While passengers have been asked to turn off their cell phones, tablets, computers, and e-readers for years, pilots have never been required to adhere to this policy...until now.
The FAA recently implemented a regulation requiring pilots to turn off personal devices while the plane is operating, from departure to destination. The rule will be fully in effect in the next two months.
Why the sudden change?
Back in 1981, the FAA vowed “to ensure that certain nonessential activities do not contribute to the challenge of task management on the flight deck or a loss of situational awareness” when it passed the Elimination of Duties and Activities of Flightcrew Members Not Required for the Safe Operation of Aircraft Final Rule.
Also known as the “Sterile Cockpit” rule, the use of electronics during taxi, takeoff and landing, as well as any other activity below 10,000 feet has been banned for more than 30 years. But now the new rule will require all phases of flights to be digital device-free.
Shockingly (or not), digital devices can be somewhat distracting to pilots, just as they can drivers of other types of vehicles.
When Technology Interferes
There are several examples floating around that demonstrate why this rule is a good idea. A few years ago, a Northwest Airlines crew passed up its destination of Minneapolis by 150 miles when its pilots were using their laptops to review company information. They didn’t hear the call from Denver Airport, and had to be alerted by a flight attendant that they were flying over Wisconsin.
Then two years ago, an Australian pilot forgot to deploy landing gear because he was texting on his phone. He had to abort the landing because the aircraft was too low to land without the deployed landing gear. He was alerted by an in-cabin warning system.
There are many other examples of pilots getting distracted by technology. Fortunately, no major accidents have been reported, but FAA’s stance seems to be: better safe than sorry.
Flight personnel can still use any devices or electronics that directly relate to the operation of the aircraft, says FAA. A few years ago, flight manuals were converted to digital versions read on iPads to save money. Those will still be accessible, but there’s no word on whether pilots will be blocked from playing Angry Birds while on the iPads!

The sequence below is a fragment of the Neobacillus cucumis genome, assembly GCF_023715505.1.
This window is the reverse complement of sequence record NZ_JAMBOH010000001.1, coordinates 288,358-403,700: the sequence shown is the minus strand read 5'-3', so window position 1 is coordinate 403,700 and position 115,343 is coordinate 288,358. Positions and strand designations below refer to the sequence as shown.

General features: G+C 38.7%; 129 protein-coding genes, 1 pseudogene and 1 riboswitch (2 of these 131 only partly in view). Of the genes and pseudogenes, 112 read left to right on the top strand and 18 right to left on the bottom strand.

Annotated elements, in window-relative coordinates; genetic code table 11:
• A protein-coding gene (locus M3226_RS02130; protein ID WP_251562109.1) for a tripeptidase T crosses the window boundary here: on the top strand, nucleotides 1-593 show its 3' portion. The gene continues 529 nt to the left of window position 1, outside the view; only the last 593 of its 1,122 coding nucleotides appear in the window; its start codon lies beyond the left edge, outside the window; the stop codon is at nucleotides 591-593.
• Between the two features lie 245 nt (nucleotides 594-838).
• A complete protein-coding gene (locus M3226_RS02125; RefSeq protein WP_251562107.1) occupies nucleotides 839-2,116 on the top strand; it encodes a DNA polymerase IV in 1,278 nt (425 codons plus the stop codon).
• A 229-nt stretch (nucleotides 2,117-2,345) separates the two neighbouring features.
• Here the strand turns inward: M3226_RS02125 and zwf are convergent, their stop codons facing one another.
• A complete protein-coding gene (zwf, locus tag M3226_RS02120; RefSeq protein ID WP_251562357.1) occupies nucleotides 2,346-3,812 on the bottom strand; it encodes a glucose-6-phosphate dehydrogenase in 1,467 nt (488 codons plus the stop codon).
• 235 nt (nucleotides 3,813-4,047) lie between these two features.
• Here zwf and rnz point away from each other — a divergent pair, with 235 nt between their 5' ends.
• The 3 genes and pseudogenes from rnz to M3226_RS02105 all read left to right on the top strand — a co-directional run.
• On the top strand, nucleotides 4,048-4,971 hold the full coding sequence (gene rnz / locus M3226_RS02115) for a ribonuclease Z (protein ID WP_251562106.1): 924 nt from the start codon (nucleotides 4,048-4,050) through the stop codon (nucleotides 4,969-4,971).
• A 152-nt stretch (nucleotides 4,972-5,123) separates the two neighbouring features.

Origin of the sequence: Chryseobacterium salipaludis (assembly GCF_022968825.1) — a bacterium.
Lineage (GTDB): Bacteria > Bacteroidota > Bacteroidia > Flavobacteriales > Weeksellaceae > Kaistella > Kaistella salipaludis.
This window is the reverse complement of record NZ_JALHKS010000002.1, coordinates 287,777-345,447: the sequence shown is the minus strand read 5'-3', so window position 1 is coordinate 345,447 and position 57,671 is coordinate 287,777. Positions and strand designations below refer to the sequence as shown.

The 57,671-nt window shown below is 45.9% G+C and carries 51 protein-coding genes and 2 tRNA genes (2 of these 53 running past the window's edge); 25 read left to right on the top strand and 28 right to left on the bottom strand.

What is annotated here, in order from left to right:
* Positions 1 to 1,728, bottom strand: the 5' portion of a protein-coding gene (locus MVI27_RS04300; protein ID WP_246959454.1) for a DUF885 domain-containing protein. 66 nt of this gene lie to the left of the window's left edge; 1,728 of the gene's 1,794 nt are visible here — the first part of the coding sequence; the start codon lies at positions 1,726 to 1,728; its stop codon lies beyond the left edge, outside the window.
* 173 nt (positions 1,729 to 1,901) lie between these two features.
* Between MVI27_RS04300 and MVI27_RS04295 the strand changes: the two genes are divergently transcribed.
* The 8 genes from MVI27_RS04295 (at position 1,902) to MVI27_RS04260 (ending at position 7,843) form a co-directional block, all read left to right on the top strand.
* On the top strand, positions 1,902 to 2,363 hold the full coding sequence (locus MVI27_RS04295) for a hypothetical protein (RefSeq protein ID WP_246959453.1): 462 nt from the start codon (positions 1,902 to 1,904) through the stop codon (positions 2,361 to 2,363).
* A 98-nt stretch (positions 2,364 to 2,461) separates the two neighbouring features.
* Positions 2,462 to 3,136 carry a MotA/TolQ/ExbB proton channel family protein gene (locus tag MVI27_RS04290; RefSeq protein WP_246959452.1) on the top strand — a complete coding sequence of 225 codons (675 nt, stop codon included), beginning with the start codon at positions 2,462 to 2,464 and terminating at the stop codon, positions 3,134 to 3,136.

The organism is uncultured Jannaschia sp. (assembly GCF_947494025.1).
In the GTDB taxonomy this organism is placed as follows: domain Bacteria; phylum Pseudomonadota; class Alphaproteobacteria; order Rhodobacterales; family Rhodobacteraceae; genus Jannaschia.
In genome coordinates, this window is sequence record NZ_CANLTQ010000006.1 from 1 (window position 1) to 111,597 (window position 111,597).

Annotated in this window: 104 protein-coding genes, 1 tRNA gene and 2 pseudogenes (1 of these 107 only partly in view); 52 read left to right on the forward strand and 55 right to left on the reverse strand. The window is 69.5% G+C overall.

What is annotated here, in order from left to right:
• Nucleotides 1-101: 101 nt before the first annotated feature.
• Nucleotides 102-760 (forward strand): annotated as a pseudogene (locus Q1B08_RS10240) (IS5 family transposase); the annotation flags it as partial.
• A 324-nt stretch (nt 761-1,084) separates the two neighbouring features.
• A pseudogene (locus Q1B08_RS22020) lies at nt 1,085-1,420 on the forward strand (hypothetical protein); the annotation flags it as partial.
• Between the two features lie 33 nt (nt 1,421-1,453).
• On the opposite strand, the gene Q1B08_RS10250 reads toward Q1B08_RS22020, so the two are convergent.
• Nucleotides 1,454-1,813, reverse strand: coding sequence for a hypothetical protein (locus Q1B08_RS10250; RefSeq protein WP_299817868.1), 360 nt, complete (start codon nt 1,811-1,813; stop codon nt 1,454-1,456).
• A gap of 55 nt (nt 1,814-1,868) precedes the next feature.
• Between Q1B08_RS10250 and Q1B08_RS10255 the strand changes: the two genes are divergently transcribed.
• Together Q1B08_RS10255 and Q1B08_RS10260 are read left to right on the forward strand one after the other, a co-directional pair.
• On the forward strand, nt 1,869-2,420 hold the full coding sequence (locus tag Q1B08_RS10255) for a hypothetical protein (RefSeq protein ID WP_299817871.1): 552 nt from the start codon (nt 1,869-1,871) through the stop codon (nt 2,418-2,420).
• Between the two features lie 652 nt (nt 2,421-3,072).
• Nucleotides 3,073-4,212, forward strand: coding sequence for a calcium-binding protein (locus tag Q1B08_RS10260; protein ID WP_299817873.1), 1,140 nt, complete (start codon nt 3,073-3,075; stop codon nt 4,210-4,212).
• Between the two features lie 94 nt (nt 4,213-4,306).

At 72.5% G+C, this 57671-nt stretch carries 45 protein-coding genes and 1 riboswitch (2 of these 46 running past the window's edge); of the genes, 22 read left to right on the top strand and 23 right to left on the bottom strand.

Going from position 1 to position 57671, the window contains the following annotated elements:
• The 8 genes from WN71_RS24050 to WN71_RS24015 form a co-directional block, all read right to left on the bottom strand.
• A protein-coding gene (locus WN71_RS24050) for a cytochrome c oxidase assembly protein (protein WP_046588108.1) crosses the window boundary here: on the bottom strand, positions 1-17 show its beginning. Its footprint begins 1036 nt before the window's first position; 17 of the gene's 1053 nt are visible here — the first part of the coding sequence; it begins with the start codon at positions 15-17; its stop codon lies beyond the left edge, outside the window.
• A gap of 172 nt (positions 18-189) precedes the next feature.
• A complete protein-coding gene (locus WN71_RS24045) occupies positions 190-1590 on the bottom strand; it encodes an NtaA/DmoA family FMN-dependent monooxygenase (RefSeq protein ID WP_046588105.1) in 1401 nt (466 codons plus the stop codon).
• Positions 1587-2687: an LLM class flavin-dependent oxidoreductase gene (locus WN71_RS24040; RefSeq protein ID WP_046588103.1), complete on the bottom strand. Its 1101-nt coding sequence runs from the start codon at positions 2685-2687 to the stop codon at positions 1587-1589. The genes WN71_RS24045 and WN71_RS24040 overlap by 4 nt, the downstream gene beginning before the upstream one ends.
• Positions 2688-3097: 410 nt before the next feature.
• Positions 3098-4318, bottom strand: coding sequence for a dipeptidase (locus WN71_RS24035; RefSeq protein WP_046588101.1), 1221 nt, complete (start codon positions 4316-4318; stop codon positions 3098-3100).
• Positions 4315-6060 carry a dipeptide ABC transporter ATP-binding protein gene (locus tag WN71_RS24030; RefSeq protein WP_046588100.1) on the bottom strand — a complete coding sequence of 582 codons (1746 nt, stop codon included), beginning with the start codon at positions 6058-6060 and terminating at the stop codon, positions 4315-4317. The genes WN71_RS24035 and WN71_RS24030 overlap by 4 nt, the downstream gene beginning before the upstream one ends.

From the Passengers’ Perspective
The general public should feel some relief over this rule, as it is designed to ensure the safety of airline passengers. Even if there have been no direct ties between unnecessary technology use and airline accidents or crashes, no one wants the possibility.
For passengers, though, it looks like the rules about the use of electronics are lightening up while they’re cracking down on pilots. The FCC is discussing potentially permitting calls, texts, and other mobile services above 10,000 feet. It will let commercial airlines decide whether calls are permitted or not. However, there has been much discussion about the social implications of allowing passengers to chat on their cell phones at the expense of the comfort of others on the plane. As a result, the House Transportation Committee recently passed a measure banning the use of talking on a cell phone in the skies.
So while the myth of cell phones interfering with plane equipment has been busted, it turns out it’s the passengers who really don’t want to hear their seatmate rehash last night’s party on their phone.
We don’t expect this to be the final word on digital use in the skies. But as we get a better handle on technology as a society, we’ll figure out the right balance of use, as well as when it’s most appropriate.